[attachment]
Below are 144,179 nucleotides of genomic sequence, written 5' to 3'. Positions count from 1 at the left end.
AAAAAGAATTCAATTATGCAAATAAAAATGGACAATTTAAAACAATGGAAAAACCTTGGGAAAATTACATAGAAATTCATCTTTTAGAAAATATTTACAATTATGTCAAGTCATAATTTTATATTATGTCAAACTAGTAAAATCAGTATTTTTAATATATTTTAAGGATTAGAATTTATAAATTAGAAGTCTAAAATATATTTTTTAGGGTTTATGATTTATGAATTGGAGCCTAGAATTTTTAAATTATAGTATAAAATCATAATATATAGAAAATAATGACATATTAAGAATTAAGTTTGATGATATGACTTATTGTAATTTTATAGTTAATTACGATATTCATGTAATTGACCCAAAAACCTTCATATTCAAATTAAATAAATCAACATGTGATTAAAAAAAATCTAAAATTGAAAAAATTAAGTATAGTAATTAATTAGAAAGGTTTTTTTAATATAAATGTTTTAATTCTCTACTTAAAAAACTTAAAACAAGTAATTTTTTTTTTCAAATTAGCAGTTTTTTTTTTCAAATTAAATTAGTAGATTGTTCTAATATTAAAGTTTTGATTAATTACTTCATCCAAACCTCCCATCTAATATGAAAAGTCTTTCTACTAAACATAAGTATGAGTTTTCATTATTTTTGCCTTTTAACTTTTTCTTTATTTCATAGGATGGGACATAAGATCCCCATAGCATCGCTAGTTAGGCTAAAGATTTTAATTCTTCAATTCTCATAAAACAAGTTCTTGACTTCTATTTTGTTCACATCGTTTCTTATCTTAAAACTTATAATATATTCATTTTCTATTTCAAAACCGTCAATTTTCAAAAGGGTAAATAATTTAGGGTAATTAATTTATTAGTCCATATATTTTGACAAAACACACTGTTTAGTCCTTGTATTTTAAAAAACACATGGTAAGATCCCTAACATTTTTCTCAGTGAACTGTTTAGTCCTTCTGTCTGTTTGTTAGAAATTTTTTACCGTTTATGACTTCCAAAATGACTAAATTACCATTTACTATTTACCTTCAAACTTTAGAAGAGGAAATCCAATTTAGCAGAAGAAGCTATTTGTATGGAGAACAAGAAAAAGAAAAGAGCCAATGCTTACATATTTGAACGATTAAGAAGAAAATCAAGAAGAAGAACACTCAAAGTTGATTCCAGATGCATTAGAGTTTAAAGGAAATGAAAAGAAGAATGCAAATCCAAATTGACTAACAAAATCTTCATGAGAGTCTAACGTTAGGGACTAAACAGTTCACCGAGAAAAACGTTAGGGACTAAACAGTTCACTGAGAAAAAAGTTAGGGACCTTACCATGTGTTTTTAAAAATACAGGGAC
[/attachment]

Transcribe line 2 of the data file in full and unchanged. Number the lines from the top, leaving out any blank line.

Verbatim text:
AAAAAGAATTCAATTATGCAAATAAAAATGGACAATTTAAAACAATGGAAAAACCTTGGGAAAATTACATAGAAATTCATCTTTTAGAAAATATTTACAATTATGTCAAGTCATAATTTTATATTATGTCAAACTAGTAAAATCAGTATTTTTAATATATTTTAAGGATTAGAATTTATAAATTAGAAGTCTAAAATATATTTTTTAGGGTTTATGATTTATGAATTGGAGCCTAGAATTTTTAAATTATAGTATAAAATCATAATATATAGAAAATAATGACATATTAAGAATTAAGTTTGATGATATGACTTATTGTAATTTTATAGTTAATTACGATATTCATGTAATTGACCCAAAAACCTTCATATTCAAATTAAATAAATCAACATGTGATTAAAAAAAATCTAAAATTGAAAAAATTAAGTATAGTAATTAATTAGAAAGGTTTTTTTAATATAAATGTTTTAATTCTCTACTTAAAAAACTTAAAACAAGTAATTTTTTTTTTCAAATTAGCAGTTTTTTTTTTCAAATTAAATTAGTAGATTGTTCTAATATTAAAGTTTTGATTAATTACTTCATCCAAACCTCCCATCTAATATGAAAAGTCTTTCTACTAAACATAAGTATGAGTTTTCATTATTTTTGCCTTTTAACTTTTTCTTTATTTCATAGGATGGGACATAAGATCCCCATAGCATCGCTAGTTAGGCTAAAGATTTTAATTCTTCAATTCTCATAAAACAAGTTCTTGACTTCTATTTTGTTCACATCGTTTCTTATCTTAAAACTTATAATATATTCATTTTCTATTTCAAAACCGTCAATTTTCAAAAGGGTAAATAATTTAGGGTAATTAATTTATTAGTCCATATATTTTGACAAAACACACTGTTTAGTCCTTGTATTTTAAAAAACACATGGTAAGATCCCTAACATTTTTCTCAGTGAACTGTTTAGTCCTTCTGTCTGTTTGTTAGAAATTTTTTACCGTTTATGACTTCCAAAATGACTAAATTACCATTTACTATTTACCTTCAAACTTTAGAAGAGGAAATCCAATTTAGCAGAAGAAGCTATTTGTATGGAGAACAAGAAAAAGAAAAGAGCCAATGCTTACATATTTGAACGATTAAGAAGAAAATCAAGAAGAAGAACACTCAAAGTTGATTCCAGATGCATTAGAGTTTAAAGGAAATGAAAAGAAGAATGCAAATCCAAATTGACTAACAAAATCTTCATGAGAGTCTAACGTTAGGGACTAAACAGTTCACCGAGAAAAACGTTAGGGACTAAACAGTTCACTGAGAAAAAAGTTAGGGACCTTACCATGTGTTTTTAAAAATACAGGGAC